jueves, 22 de agosto de 2013

Comparative efficacy evaluation of disinfectants routinely used in hospital practice: India

Abstract
AIM: The aim of this study was to evaluate and compare practically achieved disinfection efficacy of some locally available disinfectants on surfaces and infectious microbiological hospital waste.
MATERIALS AND METHODS: Seven disinfectants were tested at concentrations recommended by manufacturers on rough and smooth surfaces that were contaminated experimentally by locally circulating isolates of methicillin-resistant Staphylococcus aureus, multidrug-resistant Acinetobacter baumannii, Klebsiella pneumoniae, Enterobacter aerogenes, Pseudomonas aeruginosa strains, standard isolate of Salmonella typhi and Candida albicans. Reduction in microbial counts before and after surface disinfection was expressed as log reduction. A very heavy microbial waste load was simulated by immersing culture plates with heavy microbial growth in disinfectants. Daily, a sample of disinfectant was taken and subjected to in-use test.
RESULTS: The highest average log reduction of test microbes on the rough surface was given by DesNet (5.05) and Bacillocid special (5.02). A comparable average log reduction of test microbes on a smooth steel surface was noted (5.68, 5.67, 5.50) for Lysol, Bacillocid sp. and DesNet, respectively. In the discard jars, Bacillocid special worked satisfactorily for 4 days, DesNet for 3 days and Hi-giene Germitol for 1 day. The remainder of the disinfectants failed in the in-use test on Day 1. Phenolics, although widely used in our settings, may not be as good surface disinfectants as newer formulations like DesNet and Bacillocid special.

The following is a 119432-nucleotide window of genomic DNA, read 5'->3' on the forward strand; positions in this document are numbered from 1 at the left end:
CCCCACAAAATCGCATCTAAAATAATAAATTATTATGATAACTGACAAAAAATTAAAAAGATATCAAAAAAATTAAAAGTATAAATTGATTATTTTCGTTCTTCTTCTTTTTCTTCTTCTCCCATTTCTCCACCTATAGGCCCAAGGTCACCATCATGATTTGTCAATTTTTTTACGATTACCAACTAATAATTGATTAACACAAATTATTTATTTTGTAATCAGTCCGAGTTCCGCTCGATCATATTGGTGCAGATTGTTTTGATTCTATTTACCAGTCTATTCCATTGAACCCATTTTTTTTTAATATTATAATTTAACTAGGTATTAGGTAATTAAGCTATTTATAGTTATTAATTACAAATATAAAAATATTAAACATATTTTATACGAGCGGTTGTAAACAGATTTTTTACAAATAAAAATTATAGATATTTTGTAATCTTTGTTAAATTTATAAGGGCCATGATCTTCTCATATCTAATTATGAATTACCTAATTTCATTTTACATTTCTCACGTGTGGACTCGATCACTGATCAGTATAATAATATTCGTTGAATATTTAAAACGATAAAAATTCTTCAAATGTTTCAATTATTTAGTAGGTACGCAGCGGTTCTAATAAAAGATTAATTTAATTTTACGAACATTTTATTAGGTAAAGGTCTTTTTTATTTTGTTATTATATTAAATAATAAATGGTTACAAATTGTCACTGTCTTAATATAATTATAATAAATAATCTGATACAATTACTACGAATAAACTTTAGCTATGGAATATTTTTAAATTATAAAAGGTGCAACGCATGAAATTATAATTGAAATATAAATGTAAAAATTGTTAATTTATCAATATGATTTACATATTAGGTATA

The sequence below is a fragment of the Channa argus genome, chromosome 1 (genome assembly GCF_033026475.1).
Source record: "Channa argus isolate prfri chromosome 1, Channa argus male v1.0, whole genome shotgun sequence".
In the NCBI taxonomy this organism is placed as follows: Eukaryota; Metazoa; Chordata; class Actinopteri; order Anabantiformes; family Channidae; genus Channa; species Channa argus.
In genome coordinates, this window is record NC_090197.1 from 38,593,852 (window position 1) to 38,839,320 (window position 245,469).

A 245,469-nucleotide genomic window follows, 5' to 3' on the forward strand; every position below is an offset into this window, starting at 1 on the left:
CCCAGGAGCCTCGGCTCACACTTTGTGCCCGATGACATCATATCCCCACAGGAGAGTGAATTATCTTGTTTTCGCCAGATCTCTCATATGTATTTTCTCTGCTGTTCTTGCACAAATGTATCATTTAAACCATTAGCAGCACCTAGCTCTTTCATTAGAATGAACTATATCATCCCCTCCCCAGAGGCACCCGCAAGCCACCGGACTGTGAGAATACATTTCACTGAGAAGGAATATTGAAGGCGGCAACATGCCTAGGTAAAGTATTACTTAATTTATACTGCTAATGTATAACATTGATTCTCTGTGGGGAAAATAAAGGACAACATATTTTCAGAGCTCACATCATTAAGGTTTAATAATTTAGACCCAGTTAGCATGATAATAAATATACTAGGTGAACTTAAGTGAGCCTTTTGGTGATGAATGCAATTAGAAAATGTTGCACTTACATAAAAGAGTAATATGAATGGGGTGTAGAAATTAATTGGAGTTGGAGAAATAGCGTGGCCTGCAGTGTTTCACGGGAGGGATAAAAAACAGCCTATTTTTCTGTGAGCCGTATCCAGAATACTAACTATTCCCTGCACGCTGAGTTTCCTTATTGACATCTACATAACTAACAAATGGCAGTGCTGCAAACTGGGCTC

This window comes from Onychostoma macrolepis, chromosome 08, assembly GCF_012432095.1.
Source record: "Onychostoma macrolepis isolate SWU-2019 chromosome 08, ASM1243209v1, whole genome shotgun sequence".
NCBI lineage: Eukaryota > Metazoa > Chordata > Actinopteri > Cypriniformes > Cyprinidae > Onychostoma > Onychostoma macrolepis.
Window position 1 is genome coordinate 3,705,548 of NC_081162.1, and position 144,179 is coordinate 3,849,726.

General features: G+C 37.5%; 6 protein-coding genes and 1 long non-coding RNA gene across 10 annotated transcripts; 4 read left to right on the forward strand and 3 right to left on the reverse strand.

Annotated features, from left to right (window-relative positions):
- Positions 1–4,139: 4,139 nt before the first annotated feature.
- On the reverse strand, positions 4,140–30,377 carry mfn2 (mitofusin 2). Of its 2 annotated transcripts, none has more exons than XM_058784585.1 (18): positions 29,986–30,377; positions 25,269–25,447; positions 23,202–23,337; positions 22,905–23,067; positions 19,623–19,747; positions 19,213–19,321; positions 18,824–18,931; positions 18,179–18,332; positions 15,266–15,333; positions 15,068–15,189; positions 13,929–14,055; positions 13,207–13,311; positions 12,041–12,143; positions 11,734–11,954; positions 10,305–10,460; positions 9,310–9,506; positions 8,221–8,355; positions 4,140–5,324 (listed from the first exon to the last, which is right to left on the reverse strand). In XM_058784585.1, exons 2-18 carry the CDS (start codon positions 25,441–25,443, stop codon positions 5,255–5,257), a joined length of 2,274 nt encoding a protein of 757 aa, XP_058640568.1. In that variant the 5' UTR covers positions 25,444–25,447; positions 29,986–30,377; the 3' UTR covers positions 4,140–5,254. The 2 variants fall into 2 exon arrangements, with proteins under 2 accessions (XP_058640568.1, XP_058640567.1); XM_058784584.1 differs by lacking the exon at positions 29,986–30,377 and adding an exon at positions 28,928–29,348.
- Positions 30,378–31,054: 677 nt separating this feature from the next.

CONCLUSIONS: Newer quaternary ammonium compounds and aldehyde formulations were found to be the best disinfectants for disinfection of heavy contamination.
KEYWORDS: Disinfectant, evaluation, hospital practice

REFERENCE
Singh M, Sharma R, Gupta PK, Rana JK, Sharma M, Taneja N. Comparative efficacyevaluation of disinfectants routinely used in hospital practice: India. Indian J 
Crit Care Med. 2012 Jul;16(3):123-9. doi: 10.4103/0972-5229.102067. PubMed PMID: 
23188950; PubMed Central PMCID: PMC3506067
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